The tragedies that have been uncovered will continue until the Department of Health and the Care Quality Commission face up to the complexity of the situation and the need to look at the indicators that suggest all is not well – the number of suspensions and how they are dealt with, levels of staff sickness and staff retention, and most importantly, patient outcomes, in order to identify and change these toxic organisations.

So will Sir Robert Francis be able to achieve anything, as he listens to peoples’ tragic stories?  Will he be able to make recommendations that will change this dire situation?  I so hope so, but while no action continues to be taken against managers who ignore employment processes and often seem to act out of malice or ignorance as to what constitutes danger to patients etc, then I doubt it.

Yours sadly

Saturday, 6 September 2014

The devastation of suspension and loss of employability

The devastation of suspension

Lack of understanding about the deadly impact of suspension is a failing I despair about.  How will managers ever understand that to be cut off from one’s essential, life enhancing, rewarding work in the most humiliating, unexpected and shocking manner, is a blow that will cause psychological harm, even injury and in many cases, damage the person for life.

I wish I was exaggerating.  The insights that follow are used with permission and anonymised to protect the sufferer.  Read on and if you have any power to change this system, PLEASE use it.
Impact of Suspension

I was suspended by my line manager, motivated I believe by personal dislike.  I was cleared of the false allegations over a protracted four month investigation and disciplinary process, involving two independent investigators.  The process ended in me leaving the company, just like I had been told - almost no-one goes back to work after a suspension because the process destroys the necessary 'mutual trust and confidence' between employer and employee.

Now that I have been dismissed, I am free to work.  However I am very unwell as a result of the suspension and the events that took place during my suspension.  Suspension is not a routine decision, it is a ‘nuclear option.’

I say this because suspension is a form of exclusion, and human beings react badly to exclusion (probably ever since cavemen died, if they were thrown out of a cave).   Employees suddenly must spend huge amounts of time, energy and money fighting the ‘machine’ that kicks in after suspension, replacing a productive day at work with an unfairly balanced dispute that acts negatively upon the employees and their families.  It becomes very difficult to fight the case when there is limited access to the necessary information, due to the sanctions placed on a suspended employee.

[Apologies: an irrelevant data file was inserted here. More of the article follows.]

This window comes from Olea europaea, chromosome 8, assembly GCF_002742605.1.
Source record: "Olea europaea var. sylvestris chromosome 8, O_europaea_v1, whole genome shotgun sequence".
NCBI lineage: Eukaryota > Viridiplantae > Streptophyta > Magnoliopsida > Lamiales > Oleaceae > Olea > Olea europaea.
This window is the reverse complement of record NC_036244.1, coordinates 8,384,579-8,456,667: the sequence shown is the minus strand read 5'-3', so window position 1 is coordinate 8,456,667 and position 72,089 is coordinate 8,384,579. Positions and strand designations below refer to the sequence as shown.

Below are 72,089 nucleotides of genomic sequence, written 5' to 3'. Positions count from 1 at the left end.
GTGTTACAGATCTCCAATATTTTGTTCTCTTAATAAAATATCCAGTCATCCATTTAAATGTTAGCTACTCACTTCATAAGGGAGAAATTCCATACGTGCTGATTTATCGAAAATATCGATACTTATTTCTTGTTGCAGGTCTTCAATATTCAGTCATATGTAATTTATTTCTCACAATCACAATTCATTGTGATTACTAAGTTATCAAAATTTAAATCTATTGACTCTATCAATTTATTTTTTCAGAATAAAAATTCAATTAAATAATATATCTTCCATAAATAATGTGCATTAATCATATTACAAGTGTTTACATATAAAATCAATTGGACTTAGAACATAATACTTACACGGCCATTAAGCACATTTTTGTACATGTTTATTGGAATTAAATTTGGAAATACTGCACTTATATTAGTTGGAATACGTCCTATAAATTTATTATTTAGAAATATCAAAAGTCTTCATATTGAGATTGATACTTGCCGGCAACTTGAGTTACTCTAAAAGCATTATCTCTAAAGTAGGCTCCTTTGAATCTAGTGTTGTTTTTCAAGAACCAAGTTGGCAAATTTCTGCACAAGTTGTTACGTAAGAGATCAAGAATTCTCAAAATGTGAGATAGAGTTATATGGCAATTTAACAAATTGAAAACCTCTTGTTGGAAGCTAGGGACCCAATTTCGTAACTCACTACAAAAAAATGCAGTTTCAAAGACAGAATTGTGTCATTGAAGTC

If an employee is being investigated whilst still at work, they will continue to have good days and bad days like we all do.  If the employee is suspended before being investigated, they are effectively stuck in a bad day and they can’t move on from that.  It becomes difficult to eat or sleep because the employee is stuck at a particularly troublesome point in time, repeating over and over in their brain whatever happened on those last few days at work.

Employees can quickly become deskilled and lose confidence after suspension.  In my case, I had a job that was 70% outward facing, and I simply disappeared one day.   I was locked in the battleground that is a suspension, fighting to clear my name, and not able to give any explanation to key stakeholders as to why I had disappeared.

I was moved by the section of the NHS Suspension website which examines the effect on those close to the suspended employee - -  and impressed by the ‘Suggestions for Ways to Change the System’ which resulted from this report.  

A Doctor’s Opinion

During my suspension, I spoke to a senior doctor who looked after the well-being of medical staff across two counties.  In his experience, suspensions are hugely stressful situations that result in greater coronary strokes and increased risk of suicide amongst other things.  However he did not know of any hard data and therefore he stated that he believed that further research was essential.

This person has given a very factual and unemotive account of some of the fallout of suspension that now impacts her daily life and job opportunities.  Suspension is a crime against humanity when it is unjust or unnecessary and there need to be ways of preventing it in any organisation, not just the NHS. 

Can you help?

Yours hopefully